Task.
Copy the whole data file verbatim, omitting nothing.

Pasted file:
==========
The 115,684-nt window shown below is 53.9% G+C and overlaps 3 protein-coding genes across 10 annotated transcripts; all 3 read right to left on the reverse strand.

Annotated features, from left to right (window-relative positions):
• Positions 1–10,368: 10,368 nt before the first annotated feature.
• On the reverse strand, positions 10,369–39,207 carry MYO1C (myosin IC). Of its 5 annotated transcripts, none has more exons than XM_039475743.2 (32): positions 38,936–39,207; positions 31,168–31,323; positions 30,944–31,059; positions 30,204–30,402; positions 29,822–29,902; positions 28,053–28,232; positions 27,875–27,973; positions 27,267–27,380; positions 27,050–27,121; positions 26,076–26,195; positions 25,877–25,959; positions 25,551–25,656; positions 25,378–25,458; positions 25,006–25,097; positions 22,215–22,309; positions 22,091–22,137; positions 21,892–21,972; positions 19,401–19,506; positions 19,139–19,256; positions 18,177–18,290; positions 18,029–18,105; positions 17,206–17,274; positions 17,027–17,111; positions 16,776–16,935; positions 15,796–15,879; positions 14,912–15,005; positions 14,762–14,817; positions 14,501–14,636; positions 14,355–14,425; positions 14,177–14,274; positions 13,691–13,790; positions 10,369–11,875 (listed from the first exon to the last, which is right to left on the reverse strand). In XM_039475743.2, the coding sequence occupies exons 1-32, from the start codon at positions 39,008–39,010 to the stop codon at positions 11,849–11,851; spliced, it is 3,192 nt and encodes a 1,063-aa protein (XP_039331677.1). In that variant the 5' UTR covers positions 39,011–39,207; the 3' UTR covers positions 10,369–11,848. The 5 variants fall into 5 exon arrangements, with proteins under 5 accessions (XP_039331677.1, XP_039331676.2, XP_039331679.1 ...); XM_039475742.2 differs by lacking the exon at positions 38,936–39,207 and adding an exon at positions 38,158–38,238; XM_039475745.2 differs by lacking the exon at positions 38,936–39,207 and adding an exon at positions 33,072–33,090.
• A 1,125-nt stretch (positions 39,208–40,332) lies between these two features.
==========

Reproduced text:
The 115,684-nt window shown below is 53.9% G+C and overlaps 3 protein-coding genes across 10 annotated transcripts; all 3 read right to left on the reverse strand.

Annotated features, from left to right (window-relative positions):
• Positions 1–10,368: 10,368 nt before the first annotated feature.
• On the reverse strand, positions 10,369–39,207 carry MYO1C (myosin IC). Of its 5 annotated transcripts, none has more exons than XM_039475743.2 (32): positions 38,936–39,207; positions 31,168–31,323; positions 30,944–31,059; positions 30,204–30,402; positions 29,822–29,902; positions 28,053–28,232; positions 27,875–27,973; positions 27,267–27,380; positions 27,050–27,121; positions 26,076–26,195; positions 25,877–25,959; positions 25,551–25,656; positions 25,378–25,458; positions 25,006–25,097; positions 22,215–22,309; positions 22,091–22,137; positions 21,892–21,972; positions 19,401–19,506; positions 19,139–19,256; positions 18,177–18,290; positions 18,029–18,105; positions 17,206–17,274; positions 17,027–17,111; positions 16,776–16,935; positions 15,796–15,879; positions 14,912–15,005; positions 14,762–14,817; positions 14,501–14,636; positions 14,355–14,425; positions 14,177–14,274; positions 13,691–13,790; positions 10,369–11,875 (listed from the first exon to the last, which is right to left on the reverse strand). In XM_039475743.2, the coding sequence occupies exons 1-32, from the start codon at positions 39,008–39,010 to the stop codon at positions 11,849–11,851; spliced, it is 3,192 nt and encodes a 1,063-aa protein (XP_039331677.1). In that variant the 5' UTR covers positions 39,011–39,207; the 3' UTR covers positions 10,369–11,848. The 5 variants fall into 5 exon arrangements, with proteins under 5 accessions (XP_039331677.1, XP_039331676.2, XP_039331679.1 ...); XM_039475742.2 differs by lacking the exon at positions 38,936–39,207 and adding an exon at positions 38,158–38,238; XM_039475745.2 differs by lacking the exon at positions 38,936–39,207 and adding an exon at positions 33,072–33,090.
• A 1,125-nt stretch (positions 39,208–40,332) lies between these two features.